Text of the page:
There have been big changes in audio profiles too. The headline is that you can now load profiles onto the headset and then never have to rely on software again. Therefore, you can use any of the custom-made FPS profiles, alter the other EQ presets, or create your own and then just load them onto the headset to keep them there - even if you change platform or don’t boot up Synapse ever again. Given that Synapse can, truthfully, be a bit finickity at times, this light reliance on the app or software is welcome, and the ability to tweak a headset to your liking and know that it’ll be the same on PS5 or another platform is great.
I’d also add that connectivity is another notable change for the 2023 model as it has been improved and multiplied. The 2023 BlackShark V2 Pro now offers 2.4ghz and Bluetooth 5.2 as opposed to just the 2.4Ghz on the original. There’s also a USB-C port now, instead of a micro USB. Both alterations are welcome improvements for gaming in 2023. Finally, compatibility-wise, the headset will play nice with PC, PS5 and PS4, Switch, and mobile.
- Superb audio for all media
- Easy connection and customisation
- Astounding mic quality
Here’s the chase that a lot of us want to cut to. The audio provided by the BlackShark V2 Pro (2023) is probably some of the very best I’ve ever had from a Razer headset; and some of the best across the wireless headset board.
After updating the firmware on PC, I used the BlackShark V2 Pro (2023) to play a bunch of games on PC that I use for testing as well as those I’m playing through now. Dawn of War III may not be the most demanding game audio-wise, but it never sounded better. Every unit’s callout and acknowledgment was crisp, busy combat was crunchy and articulated, and the thud of every deployment and structure’s building was satisfying. The post-apocalyptic world of Stalker was a great experience too, with the headset seeming to single-handedly elevate this older game’s audio into 2023 with beautiful execution of spooky atmospheric sounds, bright and punchy gunfire, and even delightful crackling of fires. Using the dedicated profile for the game, Apex Legends, was excellent too. Locating enemy gunfire and footsteps was easy and clear, shooting itself was an audible joy, and characters' callouts rung out atop cacophony splendidly. - even the lobby music had an extra groove to it, it felt like.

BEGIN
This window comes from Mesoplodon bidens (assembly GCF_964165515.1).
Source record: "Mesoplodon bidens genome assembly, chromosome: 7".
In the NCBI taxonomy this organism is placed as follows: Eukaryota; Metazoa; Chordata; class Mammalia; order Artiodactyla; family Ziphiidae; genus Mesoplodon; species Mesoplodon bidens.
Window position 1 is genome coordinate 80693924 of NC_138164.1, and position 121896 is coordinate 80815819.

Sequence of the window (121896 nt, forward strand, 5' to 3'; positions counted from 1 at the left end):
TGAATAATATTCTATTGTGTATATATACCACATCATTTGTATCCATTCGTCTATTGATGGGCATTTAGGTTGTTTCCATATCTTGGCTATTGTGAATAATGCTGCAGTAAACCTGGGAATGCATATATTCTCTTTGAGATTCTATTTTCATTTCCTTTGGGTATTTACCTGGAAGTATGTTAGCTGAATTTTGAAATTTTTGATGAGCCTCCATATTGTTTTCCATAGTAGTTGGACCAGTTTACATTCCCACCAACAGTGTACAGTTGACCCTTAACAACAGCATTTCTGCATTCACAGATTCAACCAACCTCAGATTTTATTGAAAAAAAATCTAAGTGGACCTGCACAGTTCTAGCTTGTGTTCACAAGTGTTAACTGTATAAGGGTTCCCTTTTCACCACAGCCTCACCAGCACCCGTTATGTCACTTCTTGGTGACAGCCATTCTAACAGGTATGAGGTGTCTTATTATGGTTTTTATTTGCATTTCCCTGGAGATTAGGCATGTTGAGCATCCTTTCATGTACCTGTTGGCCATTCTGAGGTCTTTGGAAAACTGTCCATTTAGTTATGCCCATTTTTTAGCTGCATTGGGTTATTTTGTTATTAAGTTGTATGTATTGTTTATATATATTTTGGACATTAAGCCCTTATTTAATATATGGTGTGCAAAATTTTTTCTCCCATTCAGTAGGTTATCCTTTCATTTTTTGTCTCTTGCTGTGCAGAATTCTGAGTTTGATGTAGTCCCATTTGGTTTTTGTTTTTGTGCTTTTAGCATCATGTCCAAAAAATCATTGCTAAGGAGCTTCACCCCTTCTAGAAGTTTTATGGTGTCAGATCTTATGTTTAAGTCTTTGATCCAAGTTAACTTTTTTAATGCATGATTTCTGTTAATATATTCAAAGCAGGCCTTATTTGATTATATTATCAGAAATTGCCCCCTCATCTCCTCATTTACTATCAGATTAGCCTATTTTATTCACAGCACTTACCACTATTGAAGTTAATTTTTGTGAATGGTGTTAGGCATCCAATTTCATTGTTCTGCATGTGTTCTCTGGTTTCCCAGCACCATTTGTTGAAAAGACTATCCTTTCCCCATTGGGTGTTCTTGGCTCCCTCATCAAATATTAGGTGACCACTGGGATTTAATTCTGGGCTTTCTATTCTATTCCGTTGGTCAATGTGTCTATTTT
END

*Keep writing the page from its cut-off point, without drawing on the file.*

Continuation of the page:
On PS5, Red Dead Redemption 2 was a joy. The environment of the old west felt alive and breathing, with every sound of the landscape delivered perfectly to my ears - the flutter of leaves, the thuds of animal and horse hooves, and even the sounds of trains and civilization in the distance were beautiful. It might be the best audio experience in that world I’ve ever had. Ghost Recon Wildlands was also brilliant, and the busiest gunfights combined with my teammates’ chatter was a terrific, always-crisp experience. From the Bolivian silence being interrupted by the boom of an unsilenced sniper rifle, to the busies and chaotic encounters, the BlackShark V2 Pro (2023) was a superb gaming companion in this, and all other, games.
The mic was truly brilliant too. My teammates reported that the mic made me sound like I was actually in the room with them; it was “super crisp” - and probably the best mic I’ve ever used with them (I play with these guys once a week and have been testing different headsets regularly with them since early 2020.) It was so good and clear, it made me sound “like a well-mixed audiobook and the mic was easily good enough for podcast recording”.
On the note of podcasts, and as expected really, the BlackShark V2 Pro (2023) is brilliant for all other media. Voices in meetings are clear as day, and music is fantastic, no matter what your listening too. The cushioned ear cups also do a pretty good job of naturally stopping exterior noise entering your ears too.
To wear and use for a long period of time, the headset was brilliant too. Its lightweight build meant I was barely noticing it was on half the time, and it’s incredibly comfortable with its plush padding. The small bit of slippage I noticed when putting it on was never a continual problem - but it also means that it does readily slide out of position when being taken off and being put on, which is a slight grip in a $200/£200 headset.